I believe I got my entrepreneurial roots from my father, who was my role model and mentor.. Seeing his creativity and determination helped me to dream that I could own my own business one day.
What about your personal life – what do you look for in a man?
My ideal man would be tall (so I can still wear heels as I am six feet tall), accomplished, confident, knows who is he, learns from his lessons and mistakes, and is well mannered and gracious.
What is the secret of your good appearance?
I eat healthily. For over thirteen years I have been a vegetarian at home, and when I travel I am a fishetarian. I drink no coffee, caffeine or sugar drinks at all and I have boundless energy. Can you imagine me on caffeine? I am active in terms of working out and occasionally running. Most recently, I have started Vedic meditation which I find calming, brings clarity and allows my racing mind to truly rest.
How much time, money and energy do you dedicate for your physical wellbeing?
I devote a lot of time, money, energy and discipline to being healthy and consistent. If you don’t have your health, you have nothing. All the money in the world can’t buy a healthy body.
What is your relationship with money? Which is more important: “How to earn money, or how to spend money”?
I have a healthy relationship with money. I see it as a tool and a means to an end. I came from an environment of scarcity in a small town where many people had lower incomes and lived frugally. That taught me that money doesn’t buy happiness, and you can get by very well on very little.
I enjoy earning money because I feel like it is a reward for providing value, and I come from a retail background where I know both personally and professionally that retail therapy feels good. However, my spending is always within a budget and needs based, as I don’t like to be wasteful.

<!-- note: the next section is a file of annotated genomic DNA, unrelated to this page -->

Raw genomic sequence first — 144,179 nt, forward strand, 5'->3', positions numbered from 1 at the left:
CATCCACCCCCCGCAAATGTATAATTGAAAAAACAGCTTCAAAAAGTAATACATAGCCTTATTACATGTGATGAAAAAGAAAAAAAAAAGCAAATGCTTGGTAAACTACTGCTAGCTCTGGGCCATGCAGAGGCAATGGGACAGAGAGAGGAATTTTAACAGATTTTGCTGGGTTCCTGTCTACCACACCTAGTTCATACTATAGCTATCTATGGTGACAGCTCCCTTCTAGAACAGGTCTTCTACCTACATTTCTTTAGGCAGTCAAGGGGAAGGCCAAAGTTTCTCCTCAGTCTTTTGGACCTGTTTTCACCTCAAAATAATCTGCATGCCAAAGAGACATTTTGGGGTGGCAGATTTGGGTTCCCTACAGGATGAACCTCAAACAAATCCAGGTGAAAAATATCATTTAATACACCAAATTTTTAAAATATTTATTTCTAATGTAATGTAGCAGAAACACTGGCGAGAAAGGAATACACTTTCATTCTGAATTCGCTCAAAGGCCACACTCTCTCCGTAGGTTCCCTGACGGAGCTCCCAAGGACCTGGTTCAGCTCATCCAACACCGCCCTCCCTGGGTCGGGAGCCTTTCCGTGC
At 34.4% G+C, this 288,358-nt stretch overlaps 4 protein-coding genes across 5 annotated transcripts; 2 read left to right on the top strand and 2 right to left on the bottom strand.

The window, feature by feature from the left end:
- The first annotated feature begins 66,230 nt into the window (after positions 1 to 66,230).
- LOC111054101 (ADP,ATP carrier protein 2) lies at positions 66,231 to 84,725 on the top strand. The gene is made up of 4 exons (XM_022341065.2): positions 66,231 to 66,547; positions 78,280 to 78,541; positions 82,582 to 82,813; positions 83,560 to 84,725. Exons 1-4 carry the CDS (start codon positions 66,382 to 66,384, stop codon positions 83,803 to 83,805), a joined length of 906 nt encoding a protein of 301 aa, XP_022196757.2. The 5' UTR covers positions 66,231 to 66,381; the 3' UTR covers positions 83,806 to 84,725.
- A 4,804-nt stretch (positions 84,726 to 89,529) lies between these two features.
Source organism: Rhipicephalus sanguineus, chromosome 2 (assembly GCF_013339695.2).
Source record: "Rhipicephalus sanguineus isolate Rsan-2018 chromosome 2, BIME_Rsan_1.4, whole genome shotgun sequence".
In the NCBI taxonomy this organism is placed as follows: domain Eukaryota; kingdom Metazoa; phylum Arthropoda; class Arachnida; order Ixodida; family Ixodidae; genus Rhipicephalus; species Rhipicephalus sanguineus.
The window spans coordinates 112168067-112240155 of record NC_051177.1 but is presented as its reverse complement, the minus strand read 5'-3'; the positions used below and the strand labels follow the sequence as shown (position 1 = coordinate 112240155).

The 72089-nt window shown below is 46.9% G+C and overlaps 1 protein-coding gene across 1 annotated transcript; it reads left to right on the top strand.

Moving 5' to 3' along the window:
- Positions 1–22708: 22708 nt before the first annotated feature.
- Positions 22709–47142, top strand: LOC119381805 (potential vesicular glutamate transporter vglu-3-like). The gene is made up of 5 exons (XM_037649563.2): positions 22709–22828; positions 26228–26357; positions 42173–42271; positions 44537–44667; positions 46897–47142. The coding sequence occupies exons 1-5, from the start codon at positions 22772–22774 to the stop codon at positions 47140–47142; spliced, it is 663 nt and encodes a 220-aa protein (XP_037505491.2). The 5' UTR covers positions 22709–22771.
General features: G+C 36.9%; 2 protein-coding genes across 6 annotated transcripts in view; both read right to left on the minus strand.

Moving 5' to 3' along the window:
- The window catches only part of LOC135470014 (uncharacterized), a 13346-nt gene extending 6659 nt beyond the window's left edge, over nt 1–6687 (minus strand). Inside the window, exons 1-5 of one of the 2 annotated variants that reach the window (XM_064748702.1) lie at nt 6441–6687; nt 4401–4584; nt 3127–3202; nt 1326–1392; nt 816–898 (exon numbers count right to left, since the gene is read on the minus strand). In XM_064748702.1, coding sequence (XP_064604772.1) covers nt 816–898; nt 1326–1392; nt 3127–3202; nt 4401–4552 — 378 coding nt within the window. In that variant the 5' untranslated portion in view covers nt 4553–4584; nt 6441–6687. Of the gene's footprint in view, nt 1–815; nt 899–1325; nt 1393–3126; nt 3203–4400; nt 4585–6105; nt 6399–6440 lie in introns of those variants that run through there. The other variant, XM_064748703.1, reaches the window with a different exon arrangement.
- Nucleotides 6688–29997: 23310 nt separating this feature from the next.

I drink no coffee, caffeine or sugar drinks at all and I have boundless energy… can you imagine me on caffeine?
What is your biggest fear and how do you overcome your fears?
As human beings we have lots of fears. One of the biggest shared fears is if we are enough. What I mean by this is, sometimes I feel like I constantly have to do to be worthy, and my ideal would be to be able to be myself and know that is enough. This has to do with self-confidence. I am sure that other people would relate to this feeling.
What would be your advice for women who want to be financially successful?
Find out what you love, are good at, and that other people will pay you for.
Build your network of both clients and suppliers, have a clear vision and then single-mindedly move towards that vision, building your business, career, and network in order to be financially recognised.
What is your biggest dream that is not yet realised?
It would be to have a fantastic personal relationship with a partner who I respected, admired and learned from every day.